Obviously you can’t discuss the XT without immediately considering its unique styling. It is, after all, one’s first interaction with the car - the visual experience. Both inside and out it looks like few other cars ever made. For some this is off putting. I think those people have no imagination or sense of style… I almost pity them for not seeing how the styling alone makes the car appealing. I’m not saying it’s necessarily beautiful. No. I’m saying it’s distinct styling sets it apart from all other vehicles of its time and even today.
When every car in traffic is a lozenge-shaped exercize in conformity and high tech, and a look at a parking lot yields a see of vehicles nearly indistiguishable at first glance, the XT is an immediate focal point; it is a relief to the eye to see something out of the ordinary. One of the great things about the XT’s exterior styling is the fact that you will almost never see another one in traffic. It is, as I’ve said many times, “a poor man’s exotic”. Soon after I’d bought my first XT6 brand new back in 1989, my sister-in-law commented that it looked like it was moving just sitting there. It does have a certain “I’m purpose built to carve through the air” look. The aerodynamics are plainly evident the first time you see it… the low hoodline, the smooth rear wrap-around glass, the aircraft style door handles, single recessed wiper, the semi-detached mirrors, the subtle rear spoiler formed in the trunk deck… it all contributes to a “jet fighter car” look.
But the exterior beauty goes beyond mere aesthetics of course. The XT is a “form follows function” design. Those aerodynamic aspects are both intentional and purposeful. We owners are all aware of the car’s great “drag coefficient” figure of 0.29, which is essentially that of a current model Corvette. True aerodynamics may not be at the top of every car owner’s features list, but it generally results in stunning looks and improved performance and economy, so why not take a momen to appreciate the visual and physical benefits? Especially on a car that, in some cases, is almost three decades old! This is one of the fantastic things about the XT’s styling appeal - it’s both exciting to the eye and intelligently applied with complete purpose. Form follows function.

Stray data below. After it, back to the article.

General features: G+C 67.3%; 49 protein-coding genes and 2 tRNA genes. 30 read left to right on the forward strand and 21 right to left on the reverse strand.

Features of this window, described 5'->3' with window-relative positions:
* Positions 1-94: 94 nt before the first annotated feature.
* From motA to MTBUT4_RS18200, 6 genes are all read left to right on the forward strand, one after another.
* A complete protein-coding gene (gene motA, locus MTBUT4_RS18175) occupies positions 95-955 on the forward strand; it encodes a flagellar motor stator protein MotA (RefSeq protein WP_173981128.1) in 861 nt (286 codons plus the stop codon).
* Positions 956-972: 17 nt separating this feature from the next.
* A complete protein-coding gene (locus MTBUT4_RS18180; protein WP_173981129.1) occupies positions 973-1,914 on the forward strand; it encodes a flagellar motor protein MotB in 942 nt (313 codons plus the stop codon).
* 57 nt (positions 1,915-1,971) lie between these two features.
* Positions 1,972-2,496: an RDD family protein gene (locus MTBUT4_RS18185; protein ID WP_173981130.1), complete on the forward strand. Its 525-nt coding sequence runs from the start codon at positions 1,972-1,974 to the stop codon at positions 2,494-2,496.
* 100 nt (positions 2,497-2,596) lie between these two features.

On the inside the car is just as unusual but, again, laid out with direct intent. Everything is within reach. This is evident from the control “pods”, which keep key functions at the driver’s fingertips while still allowing both hands to remain on the wheel. The instrument cluster is always visible to the driver despite any adjustments to the steering wheel’s position - GENIUS! Even the climate control temperature and fan speeds may appear “out of place” at first because they’re down on the center console near the driver’s thigh, their placement is understood once you realize you don’t have to lean forward or reach out to make any adjustments. They are intuitive and fully adjustable without a single glance (or even much of a thought) away from the road. What looks odd to the non-owner, is immediately understood and appreciated by the owner. “Ergonomics” was a huge buzzword when the XT was on the showroom floor, and clearly there was some thought put into such matters in placement of the controls. Even the two spoke steering wheel leaves a thumb rest where a third spoke might be expected.
Sure some of the interior is indeed a simple exercise in 80s “futuristic” awesomeness. The jet fighter control stick shifter, the often “loud” upholstery patterns, the aforementioned asymetric two spoke steering wheel, the “everything’s on an angle” dash trim - it’s all what Subaru thought forward thinking aesthetics was back then. Nowadays it’s truly odd looking, but that remains part of the XT’s appeal. Climb inside and you’re in a well laid out 80s time machine. If you’re lucky enough to still have the original cassette deck, pop in your copy of Phil Collins’ “In the Air Tonight” and enjoy the journy back in time.